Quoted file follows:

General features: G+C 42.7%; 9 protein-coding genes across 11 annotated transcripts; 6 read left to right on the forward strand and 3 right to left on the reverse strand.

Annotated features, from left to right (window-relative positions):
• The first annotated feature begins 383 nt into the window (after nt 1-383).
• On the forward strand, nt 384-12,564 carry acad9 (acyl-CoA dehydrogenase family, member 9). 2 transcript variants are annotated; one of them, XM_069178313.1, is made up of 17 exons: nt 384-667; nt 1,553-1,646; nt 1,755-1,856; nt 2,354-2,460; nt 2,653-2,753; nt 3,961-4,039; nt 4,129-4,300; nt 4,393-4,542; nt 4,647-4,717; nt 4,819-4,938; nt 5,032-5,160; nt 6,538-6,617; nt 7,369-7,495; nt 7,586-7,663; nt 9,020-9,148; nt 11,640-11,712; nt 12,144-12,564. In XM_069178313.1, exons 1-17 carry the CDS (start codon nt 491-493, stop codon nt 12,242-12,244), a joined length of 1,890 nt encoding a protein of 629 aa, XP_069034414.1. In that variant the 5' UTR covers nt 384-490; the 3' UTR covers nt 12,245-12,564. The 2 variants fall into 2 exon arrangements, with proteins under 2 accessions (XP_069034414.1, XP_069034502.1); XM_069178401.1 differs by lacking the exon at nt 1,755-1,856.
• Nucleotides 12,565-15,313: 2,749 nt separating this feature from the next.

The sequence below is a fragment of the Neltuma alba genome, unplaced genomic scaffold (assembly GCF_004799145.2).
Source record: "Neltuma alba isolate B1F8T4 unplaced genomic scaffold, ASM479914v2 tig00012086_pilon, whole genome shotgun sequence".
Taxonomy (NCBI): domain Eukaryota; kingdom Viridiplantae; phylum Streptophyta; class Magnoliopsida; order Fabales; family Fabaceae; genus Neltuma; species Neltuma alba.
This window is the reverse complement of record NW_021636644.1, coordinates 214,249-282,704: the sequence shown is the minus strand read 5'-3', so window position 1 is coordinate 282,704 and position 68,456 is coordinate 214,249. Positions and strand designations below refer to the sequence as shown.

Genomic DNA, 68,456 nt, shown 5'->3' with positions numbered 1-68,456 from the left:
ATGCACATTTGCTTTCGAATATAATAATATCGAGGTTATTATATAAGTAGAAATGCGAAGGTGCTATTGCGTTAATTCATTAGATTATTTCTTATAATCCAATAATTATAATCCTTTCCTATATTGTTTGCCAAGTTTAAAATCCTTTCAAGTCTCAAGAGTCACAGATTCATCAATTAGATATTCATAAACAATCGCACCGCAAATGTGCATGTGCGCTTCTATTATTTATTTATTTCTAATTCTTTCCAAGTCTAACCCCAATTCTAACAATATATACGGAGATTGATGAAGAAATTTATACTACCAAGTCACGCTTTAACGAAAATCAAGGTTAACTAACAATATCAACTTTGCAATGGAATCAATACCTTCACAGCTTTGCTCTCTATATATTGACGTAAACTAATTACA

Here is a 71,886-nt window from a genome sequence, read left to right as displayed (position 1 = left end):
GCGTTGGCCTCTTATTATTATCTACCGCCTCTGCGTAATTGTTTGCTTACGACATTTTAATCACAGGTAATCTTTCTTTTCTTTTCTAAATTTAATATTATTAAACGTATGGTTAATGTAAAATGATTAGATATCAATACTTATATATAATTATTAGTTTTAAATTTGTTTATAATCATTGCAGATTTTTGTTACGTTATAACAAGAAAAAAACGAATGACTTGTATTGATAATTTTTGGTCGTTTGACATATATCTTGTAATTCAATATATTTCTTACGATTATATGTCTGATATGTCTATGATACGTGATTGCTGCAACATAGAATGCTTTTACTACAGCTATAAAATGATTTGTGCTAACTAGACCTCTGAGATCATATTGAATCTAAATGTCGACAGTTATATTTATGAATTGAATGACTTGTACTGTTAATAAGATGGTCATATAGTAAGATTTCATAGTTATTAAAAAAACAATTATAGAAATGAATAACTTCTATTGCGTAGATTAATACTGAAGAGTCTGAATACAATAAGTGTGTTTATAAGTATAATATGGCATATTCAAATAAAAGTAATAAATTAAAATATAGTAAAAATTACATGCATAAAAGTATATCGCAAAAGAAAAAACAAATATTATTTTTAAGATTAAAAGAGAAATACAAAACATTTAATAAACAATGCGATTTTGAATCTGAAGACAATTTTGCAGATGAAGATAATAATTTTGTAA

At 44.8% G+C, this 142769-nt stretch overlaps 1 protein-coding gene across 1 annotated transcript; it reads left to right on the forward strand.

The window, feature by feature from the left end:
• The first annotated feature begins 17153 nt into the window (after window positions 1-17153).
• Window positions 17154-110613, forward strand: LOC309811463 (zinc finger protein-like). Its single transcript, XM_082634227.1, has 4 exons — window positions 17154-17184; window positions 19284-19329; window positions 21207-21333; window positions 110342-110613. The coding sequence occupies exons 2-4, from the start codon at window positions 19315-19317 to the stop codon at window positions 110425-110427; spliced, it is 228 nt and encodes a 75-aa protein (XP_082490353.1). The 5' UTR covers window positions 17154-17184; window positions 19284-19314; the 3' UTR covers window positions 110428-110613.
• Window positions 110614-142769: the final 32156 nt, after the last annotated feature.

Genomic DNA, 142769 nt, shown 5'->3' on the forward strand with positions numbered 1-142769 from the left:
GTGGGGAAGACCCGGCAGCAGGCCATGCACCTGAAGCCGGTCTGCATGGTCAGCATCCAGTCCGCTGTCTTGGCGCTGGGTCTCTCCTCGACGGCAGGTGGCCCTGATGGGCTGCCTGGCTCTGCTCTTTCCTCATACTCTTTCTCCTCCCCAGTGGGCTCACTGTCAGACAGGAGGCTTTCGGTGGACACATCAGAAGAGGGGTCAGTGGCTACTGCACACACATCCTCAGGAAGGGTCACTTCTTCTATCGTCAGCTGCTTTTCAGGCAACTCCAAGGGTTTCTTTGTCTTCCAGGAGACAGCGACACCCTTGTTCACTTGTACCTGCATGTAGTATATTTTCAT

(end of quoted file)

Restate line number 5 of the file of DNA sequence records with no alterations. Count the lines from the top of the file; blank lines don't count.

• Nucleotides 12,565-15,313: 2,749 nt separating this feature from the next.